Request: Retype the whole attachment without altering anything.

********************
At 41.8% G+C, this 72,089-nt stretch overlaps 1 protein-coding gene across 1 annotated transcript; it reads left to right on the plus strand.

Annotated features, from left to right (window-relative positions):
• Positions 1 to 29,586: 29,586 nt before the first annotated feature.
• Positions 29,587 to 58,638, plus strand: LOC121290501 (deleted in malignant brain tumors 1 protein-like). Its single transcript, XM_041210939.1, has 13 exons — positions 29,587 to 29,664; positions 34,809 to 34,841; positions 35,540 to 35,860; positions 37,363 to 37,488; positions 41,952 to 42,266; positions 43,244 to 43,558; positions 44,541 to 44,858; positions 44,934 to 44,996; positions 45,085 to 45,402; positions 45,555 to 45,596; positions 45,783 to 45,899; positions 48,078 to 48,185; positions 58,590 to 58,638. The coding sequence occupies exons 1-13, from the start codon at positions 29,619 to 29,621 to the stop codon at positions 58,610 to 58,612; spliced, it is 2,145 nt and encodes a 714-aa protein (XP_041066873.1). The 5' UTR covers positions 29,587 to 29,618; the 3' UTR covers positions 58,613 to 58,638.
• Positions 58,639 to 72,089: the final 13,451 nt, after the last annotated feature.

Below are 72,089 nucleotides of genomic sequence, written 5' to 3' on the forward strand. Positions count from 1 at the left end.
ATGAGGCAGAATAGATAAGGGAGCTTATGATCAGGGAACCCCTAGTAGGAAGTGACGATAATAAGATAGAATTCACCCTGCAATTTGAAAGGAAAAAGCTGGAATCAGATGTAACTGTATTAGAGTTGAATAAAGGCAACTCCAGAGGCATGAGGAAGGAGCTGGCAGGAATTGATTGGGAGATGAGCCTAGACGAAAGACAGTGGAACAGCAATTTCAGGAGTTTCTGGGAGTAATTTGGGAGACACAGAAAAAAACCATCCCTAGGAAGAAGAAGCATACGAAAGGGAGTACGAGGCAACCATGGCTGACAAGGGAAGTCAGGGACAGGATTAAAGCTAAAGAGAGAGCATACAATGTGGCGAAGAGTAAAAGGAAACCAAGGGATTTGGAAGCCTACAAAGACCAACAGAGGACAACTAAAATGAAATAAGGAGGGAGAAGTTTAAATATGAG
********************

At 41.8% G+C, this 72,089-nt stretch overlaps 1 protein-coding gene across 1 annotated transcript; it reads left to right on the plus strand.

Annotated features, from left to right (window-relative positions):
• Positions 1 to 29,586: 29,586 nt before the first annotated feature.
• Positions 29,587 to 58,638, plus strand: LOC121290501 (deleted in malignant brain tumors 1 protein-like). Its single transcript, XM_041210939.1, has 13 exons — positions 29,587 to 29,664; positions 34,809 to 34,841; positions 35,540 to 35,860; positions 37,363 to 37,488; positions 41,952 to 42,266; positions 43,244 to 43,558; positions 44,541 to 44,858; positions 44,934 to 44,996; positions 45,085 to 45,402; positions 45,555 to 45,596; positions 45,783 to 45,899; positions 48,078 to 48,185; positions 58,590 to 58,638. The coding sequence occupies exons 1-13, from the start codon at positions 29,619 to 29,621 to the stop codon at positions 58,610 to 58,612; spliced, it is 2,145 nt and encodes a 714-aa protein (XP_041066873.1). The 5' UTR covers positions 29,587 to 29,618; the 3' UTR covers positions 58,613 to 58,638.
• Positions 58,639 to 72,089: the final 13,451 nt, after the last annotated feature.

Below are 72,089 nucleotides of genomic sequence, written 5' to 3' on the forward strand. Positions count from 1 at the left end.
ATGAGGCAGAATAGATAAGGGAGCTTATGATCAGGGAACCCCTAGTAGGAAGTGACGATAATAAGATAGAATTCACCCTGCAATTTGAAAGGAAAAAGCTGGAATCAGATGTAACTGTATTAGAGTTGAATAAAGGCAACTCCAGAGGCATGAGGAAGGAGCTGGCAGGAATTGATTGGGAGATGAGCCTAGACGAAAGACAGTGGAACAGCAATTTCAGGAGTTTCTGGGAGTAATTTGGGAGACACAGAAAAAAACCATCCCTAGGAAGAAGAAGCATACGAAAGGGAGTACGAGGCAACCATGGCTGACAAGGGAAGTCAGGGACAGGATTAAAGCTAAAGAGAGAGCATACAATGTGGCGAAGAGTAAAAGGAAACCAAGGGATTTGGAAGCCTACAAAGACCAACAGAGGACAACTAAAATGAAATAAGGAGGGAGAAGTTTAAATATGAG